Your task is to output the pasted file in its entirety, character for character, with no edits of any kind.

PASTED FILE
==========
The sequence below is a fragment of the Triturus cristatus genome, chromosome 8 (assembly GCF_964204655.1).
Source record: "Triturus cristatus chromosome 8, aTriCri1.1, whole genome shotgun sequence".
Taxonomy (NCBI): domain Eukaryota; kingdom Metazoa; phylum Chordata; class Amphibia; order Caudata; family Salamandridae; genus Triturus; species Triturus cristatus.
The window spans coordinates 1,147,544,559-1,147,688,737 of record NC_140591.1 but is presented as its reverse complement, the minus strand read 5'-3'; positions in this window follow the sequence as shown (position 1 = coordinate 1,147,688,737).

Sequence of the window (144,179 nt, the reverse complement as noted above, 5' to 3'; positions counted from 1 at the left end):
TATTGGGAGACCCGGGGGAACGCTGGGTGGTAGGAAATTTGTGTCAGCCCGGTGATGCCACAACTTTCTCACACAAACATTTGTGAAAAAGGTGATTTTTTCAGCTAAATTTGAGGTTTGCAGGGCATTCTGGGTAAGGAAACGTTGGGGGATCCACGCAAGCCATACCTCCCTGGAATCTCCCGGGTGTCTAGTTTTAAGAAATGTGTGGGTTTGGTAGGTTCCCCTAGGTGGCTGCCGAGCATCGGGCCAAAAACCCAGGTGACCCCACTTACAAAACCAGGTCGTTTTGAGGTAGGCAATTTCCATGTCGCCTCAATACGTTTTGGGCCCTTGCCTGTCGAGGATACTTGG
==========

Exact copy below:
The sequence below is a fragment of the Triturus cristatus genome, chromosome 8 (assembly GCF_964204655.1).
Source record: "Triturus cristatus chromosome 8, aTriCri1.1, whole genome shotgun sequence".
Taxonomy (NCBI): domain Eukaryota; kingdom Metazoa; phylum Chordata; class Amphibia; order Caudata; family Salamandridae; genus Triturus; species Triturus cristatus.
The window spans coordinates 1,147,544,559-1,147,688,737 of record NC_140591.1 but is presented as its reverse complement, the minus strand read 5'-3'; positions in this window follow the sequence as shown (position 1 = coordinate 1,147,688,737).

Sequence of the window (144,179 nt, the reverse complement as noted above, 5' to 3'; positions counted from 1 at the left end):
TATTGGGAGACCCGGGGGAACGCTGGGTGGTAGGAAATTTGTGTCAGCCCGGTGATGCCACAACTTTCTCACACAAACATTTGTGAAAAAGGTGATTTTTTCAGCTAAATTTGAGGTTTGCAGGGCATTCTGGGTAAGGAAACGTTGGGGGATCCACGCAAGCCATACCTCCCTGGAATCTCCCGGGTGTCTAGTTTTAAGAAATGTGTGGGTTTGGTAGGTTCCCCTAGGTGGCTGCCGAGCATCGGGCCAAAAACCCAGGTGACCCCACTTACAAAACCAGGTCGTTTTGAGGTAGGCAATTTCCATGTCGCCTCAATACGTTTTGGGCCCTTGCCTGTCGAGGATACTTGG